Belgium’s Covid-19 measures will likely be tightened again following the National Security Council meeting on Thursday, Federal Minister for Health Maggie De Block confirmed on Tuesday.
De Block said that the measures will not be relaxed on 1 August, as previously planned. On the contrary, “we spoke of tightening of the measures, both at the national and the local level,” De Block said after the Consultative Committee meeting.
However, there are no formal decisions yet, and measures are not official until announced by the National Security Council on Thursday.
The number of Covid-19 in Belgium infections is currently at an average of 184 a day for the period between 12 July and 18 July, according to recent reports. This is a rise of 89% when compared to the previous week, 5 July to 11, when cases averaged at 97.6 per day.
A tightening of the measures may mean a nation-wide extension of the list of public places that oblige citizens to wear a face mask.
“On a local level, mayors will have to take measures to limit local infection outbreaks, and communities that show a high rate of infections,” De Block said.
Mayors will be allowed to, among other measures, impose a curfew, a ban on gatherings of any kind, closure of shops or sports centres, cancellation of outdoor markets, to stop the further spread of the measures.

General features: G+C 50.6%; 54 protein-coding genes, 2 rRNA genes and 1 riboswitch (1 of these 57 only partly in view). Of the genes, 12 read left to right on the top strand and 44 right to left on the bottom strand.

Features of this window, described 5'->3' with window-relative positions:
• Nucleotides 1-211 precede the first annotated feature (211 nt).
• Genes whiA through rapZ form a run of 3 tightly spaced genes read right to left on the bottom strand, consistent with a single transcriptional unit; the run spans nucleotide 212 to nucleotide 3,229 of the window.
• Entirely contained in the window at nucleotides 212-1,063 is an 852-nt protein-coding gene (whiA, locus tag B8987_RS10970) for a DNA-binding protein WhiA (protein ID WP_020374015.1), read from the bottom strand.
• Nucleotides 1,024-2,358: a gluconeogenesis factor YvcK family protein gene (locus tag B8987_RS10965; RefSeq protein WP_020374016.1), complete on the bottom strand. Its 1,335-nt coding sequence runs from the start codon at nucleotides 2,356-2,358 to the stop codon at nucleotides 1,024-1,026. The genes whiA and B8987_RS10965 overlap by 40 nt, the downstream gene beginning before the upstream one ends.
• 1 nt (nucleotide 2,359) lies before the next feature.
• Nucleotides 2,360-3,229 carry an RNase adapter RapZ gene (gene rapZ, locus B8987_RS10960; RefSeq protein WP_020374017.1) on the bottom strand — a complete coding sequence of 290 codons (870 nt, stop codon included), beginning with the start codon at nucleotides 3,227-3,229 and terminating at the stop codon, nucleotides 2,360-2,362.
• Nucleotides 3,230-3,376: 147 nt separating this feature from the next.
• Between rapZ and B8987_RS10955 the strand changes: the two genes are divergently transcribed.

Imposing masks where they are not already compulsory is also allowed, and they could even decide to close an entire municipality, if need be with the assistance of local police with the support of civil protection and even the army.
Local lockdowns will also be possible, but as a last resort. “We will not be locking down parts of a city if it isn’t necessary,” De Block said. “We are not there yet, right now we are still in the phase ahead of that stage. But it is truly necessary to limit local infection courts as soon as possible,” she added.
Extra restrictions for restaurants, cafes and bars will likely not be implemented, but they may have to close at an earlier hour.
The Security Council will also discuss limiting social circles to a maximum of 15 people, and look into increased monitoring and data collection for Belgians who return from abroad.
Maïthé Chini & Amée Zoutberg
The Brussels Times